Chemical cell

From Wikipedia, the free encyclopedia
Jump to: navigation, search

A chemical cell converts chemical energy into electrical energy. Most batteries are chemical cells. A chemical reaction takes place inside the battery and causes electric current to flow.

There are two main types of batteries - those that are rechargeable and those that are not.

A battery that is not recharageable will give electricity until the chemicals in it are used up. Then it is no longer useful. It can be rightly called 'use and throw'.

A rechargeable battery can be recharged by passing electric current backwards through it; it can then be used again to produce more electricity. It was Gaston Plante, a French scientist who invented these rechargeable batteries in 1859.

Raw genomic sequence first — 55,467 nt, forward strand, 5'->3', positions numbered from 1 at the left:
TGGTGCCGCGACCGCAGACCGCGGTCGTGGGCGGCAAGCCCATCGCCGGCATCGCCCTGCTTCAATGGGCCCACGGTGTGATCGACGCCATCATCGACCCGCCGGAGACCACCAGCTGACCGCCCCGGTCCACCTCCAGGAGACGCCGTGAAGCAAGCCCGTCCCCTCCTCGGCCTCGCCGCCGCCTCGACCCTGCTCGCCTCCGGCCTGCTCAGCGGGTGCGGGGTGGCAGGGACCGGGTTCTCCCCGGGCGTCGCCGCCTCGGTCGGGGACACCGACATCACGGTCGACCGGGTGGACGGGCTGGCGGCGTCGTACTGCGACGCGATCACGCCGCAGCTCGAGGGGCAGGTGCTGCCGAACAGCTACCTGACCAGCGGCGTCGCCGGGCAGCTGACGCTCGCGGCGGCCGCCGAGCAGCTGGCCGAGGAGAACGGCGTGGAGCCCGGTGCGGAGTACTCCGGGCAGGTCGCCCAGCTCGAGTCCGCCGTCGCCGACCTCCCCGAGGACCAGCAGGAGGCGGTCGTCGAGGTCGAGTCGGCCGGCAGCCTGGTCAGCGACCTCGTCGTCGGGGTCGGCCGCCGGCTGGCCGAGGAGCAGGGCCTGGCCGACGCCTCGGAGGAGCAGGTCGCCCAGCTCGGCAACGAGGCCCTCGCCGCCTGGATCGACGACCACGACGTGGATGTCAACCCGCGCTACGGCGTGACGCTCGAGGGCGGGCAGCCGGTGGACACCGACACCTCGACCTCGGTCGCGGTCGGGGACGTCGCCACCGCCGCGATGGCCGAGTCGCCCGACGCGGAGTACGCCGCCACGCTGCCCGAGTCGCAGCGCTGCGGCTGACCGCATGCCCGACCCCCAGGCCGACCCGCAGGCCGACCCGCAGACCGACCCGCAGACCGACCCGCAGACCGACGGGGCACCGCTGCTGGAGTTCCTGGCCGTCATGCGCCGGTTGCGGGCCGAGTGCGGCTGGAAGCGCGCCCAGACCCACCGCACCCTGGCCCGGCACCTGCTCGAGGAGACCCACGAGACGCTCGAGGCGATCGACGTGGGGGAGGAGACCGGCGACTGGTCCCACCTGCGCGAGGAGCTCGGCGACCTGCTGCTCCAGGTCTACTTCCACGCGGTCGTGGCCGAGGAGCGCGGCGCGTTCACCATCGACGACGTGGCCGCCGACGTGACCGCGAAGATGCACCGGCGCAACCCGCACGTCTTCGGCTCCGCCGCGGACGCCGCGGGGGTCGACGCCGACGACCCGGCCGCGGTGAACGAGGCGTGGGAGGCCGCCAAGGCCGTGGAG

Batteries come in many shapes and sizes, from very small ones used in toys and cameras, to those used in cars or even larger ones.

Types of chemical cells[change | edit source]

Related pages[change | edit source]